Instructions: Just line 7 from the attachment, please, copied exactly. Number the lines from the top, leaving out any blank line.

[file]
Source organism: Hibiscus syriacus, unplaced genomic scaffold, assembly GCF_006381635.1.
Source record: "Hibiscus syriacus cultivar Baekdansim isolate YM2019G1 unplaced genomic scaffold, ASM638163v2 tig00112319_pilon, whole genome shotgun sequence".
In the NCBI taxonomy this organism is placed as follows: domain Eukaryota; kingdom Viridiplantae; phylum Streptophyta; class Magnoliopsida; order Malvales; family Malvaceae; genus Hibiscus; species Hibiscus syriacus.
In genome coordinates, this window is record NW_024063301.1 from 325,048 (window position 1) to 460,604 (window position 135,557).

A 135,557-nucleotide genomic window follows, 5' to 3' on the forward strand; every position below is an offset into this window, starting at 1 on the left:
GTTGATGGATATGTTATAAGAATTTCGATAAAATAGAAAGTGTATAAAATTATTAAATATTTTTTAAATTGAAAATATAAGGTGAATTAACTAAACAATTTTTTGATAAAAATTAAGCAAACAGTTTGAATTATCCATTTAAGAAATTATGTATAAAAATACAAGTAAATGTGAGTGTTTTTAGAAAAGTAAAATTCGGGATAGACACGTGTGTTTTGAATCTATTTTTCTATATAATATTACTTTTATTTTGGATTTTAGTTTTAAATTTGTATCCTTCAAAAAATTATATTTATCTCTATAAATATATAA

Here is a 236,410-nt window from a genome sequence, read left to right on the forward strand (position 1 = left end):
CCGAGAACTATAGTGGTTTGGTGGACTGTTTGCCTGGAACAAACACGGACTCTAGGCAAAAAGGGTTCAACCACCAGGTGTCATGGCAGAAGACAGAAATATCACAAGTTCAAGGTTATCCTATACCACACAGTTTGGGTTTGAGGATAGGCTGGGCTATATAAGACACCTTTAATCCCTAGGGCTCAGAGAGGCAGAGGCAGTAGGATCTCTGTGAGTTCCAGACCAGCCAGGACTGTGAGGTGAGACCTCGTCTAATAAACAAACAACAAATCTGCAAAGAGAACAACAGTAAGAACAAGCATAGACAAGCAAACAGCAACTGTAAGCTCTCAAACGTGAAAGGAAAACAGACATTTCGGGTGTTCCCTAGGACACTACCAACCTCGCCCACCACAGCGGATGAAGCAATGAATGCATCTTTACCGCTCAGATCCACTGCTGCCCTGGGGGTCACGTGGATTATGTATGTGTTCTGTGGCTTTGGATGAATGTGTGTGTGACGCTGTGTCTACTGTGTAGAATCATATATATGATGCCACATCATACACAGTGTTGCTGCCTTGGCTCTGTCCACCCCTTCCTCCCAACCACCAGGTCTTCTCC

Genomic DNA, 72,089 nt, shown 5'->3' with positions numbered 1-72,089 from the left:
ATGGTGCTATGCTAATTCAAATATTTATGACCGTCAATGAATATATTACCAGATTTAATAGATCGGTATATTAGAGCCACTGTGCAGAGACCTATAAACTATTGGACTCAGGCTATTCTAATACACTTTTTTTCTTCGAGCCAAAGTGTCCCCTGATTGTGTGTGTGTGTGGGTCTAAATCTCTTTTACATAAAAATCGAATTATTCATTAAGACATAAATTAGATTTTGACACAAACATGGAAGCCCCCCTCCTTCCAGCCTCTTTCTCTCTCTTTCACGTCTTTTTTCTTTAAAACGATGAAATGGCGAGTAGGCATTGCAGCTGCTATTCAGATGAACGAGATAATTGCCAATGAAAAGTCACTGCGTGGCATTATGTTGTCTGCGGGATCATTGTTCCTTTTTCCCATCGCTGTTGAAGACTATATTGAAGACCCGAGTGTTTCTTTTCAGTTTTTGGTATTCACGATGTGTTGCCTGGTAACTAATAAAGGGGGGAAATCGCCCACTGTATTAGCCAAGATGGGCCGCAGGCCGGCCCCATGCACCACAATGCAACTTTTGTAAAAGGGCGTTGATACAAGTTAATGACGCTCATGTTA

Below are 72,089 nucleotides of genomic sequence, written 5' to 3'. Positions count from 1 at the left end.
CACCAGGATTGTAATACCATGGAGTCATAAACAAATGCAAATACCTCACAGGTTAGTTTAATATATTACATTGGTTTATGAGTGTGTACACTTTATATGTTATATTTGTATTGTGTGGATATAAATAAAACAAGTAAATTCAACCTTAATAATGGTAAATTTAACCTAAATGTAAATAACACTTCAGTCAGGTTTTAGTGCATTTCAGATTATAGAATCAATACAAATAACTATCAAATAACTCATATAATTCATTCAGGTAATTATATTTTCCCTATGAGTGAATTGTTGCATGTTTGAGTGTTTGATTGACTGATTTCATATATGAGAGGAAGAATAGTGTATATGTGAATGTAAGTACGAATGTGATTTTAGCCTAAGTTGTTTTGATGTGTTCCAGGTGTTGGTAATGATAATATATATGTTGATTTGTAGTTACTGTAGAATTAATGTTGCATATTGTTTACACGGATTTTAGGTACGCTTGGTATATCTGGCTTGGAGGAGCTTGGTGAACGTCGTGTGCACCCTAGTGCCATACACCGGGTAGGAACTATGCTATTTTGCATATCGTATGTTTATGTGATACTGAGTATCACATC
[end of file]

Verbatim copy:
Here is a 236,410-nt window from a genome sequence, read left to right on the forward strand (position 1 = left end):